Author's website: http://www.squidge.org/~foxsden
Disclaimer: I am not now, nor have I ever been, Alliance Atlantis.
Author's Notes: Thanks to Ramius for the research assistance, such as it was.
Dedicated to LauraKaye, on (or just after) her birthday. Turnbull yay!
Turnbull sighed inwardly and looked at the clock on his desk as the door closed behind Constable Fraser. Threefifty -six. For the next hour and a half, the Consulate -- well, the Law Enforcement Liaison Office annex, anyway - - was his to command. He decided to concentrate on enjoying this, rather than on the vague envy he felt toward both his superior officers. Wouldn't want that to deepen and develop and turn into resentment, after all, would he? No, siree. Why, he was in charge! That wasn't a situation that arose every day. Of course, he was in charge of no more than himself; being left in command when one was the only staff member in the building amounted to the same thing as being left at home alone without a babysitter ...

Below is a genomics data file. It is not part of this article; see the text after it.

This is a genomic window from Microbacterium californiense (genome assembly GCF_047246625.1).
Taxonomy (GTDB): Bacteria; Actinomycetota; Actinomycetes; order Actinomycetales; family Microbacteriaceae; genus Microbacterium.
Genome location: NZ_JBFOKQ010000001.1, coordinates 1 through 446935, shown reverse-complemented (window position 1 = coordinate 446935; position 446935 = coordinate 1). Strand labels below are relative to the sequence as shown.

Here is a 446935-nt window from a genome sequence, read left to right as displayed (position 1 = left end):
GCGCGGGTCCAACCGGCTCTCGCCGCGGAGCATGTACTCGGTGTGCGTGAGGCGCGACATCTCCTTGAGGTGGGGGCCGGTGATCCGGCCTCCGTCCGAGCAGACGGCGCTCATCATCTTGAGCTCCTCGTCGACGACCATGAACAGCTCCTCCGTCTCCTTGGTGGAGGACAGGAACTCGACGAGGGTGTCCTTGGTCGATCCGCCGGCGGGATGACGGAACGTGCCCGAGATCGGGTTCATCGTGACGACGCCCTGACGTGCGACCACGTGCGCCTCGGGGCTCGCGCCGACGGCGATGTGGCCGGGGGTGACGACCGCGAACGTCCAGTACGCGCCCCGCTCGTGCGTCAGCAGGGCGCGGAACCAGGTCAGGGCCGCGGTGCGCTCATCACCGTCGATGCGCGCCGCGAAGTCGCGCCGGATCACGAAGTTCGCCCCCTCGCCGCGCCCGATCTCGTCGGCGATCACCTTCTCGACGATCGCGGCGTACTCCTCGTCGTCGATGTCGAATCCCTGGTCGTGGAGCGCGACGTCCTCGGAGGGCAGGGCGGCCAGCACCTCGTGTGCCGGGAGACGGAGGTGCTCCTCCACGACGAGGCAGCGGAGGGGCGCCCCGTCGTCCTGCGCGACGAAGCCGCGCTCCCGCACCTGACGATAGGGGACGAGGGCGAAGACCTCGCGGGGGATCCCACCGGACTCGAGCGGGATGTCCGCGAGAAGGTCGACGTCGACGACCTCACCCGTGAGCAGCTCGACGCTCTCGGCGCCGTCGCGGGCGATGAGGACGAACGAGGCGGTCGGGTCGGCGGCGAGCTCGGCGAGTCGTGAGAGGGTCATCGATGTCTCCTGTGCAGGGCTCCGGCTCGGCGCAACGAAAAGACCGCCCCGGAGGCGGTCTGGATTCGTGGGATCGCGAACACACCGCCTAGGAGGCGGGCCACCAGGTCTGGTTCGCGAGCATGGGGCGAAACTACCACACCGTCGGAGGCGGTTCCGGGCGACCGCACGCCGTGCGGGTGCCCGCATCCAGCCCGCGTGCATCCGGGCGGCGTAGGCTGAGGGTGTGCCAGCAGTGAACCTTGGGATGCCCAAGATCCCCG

Hmm. All right, so maybe he did resent Constable Fraser and Inspector Thatcher just a bit. Constable Fraser had his friends at the police department, and Inspector Thatcher had a whirlwind social life of her own, and the end result was that Turnbull was left alone in the building on his birthday. Not that he had plans, though it would have been nice if either of the senior officers had asked before leaving. Not that they, or anybody in Chicago for that matter, knew that it was his birthday.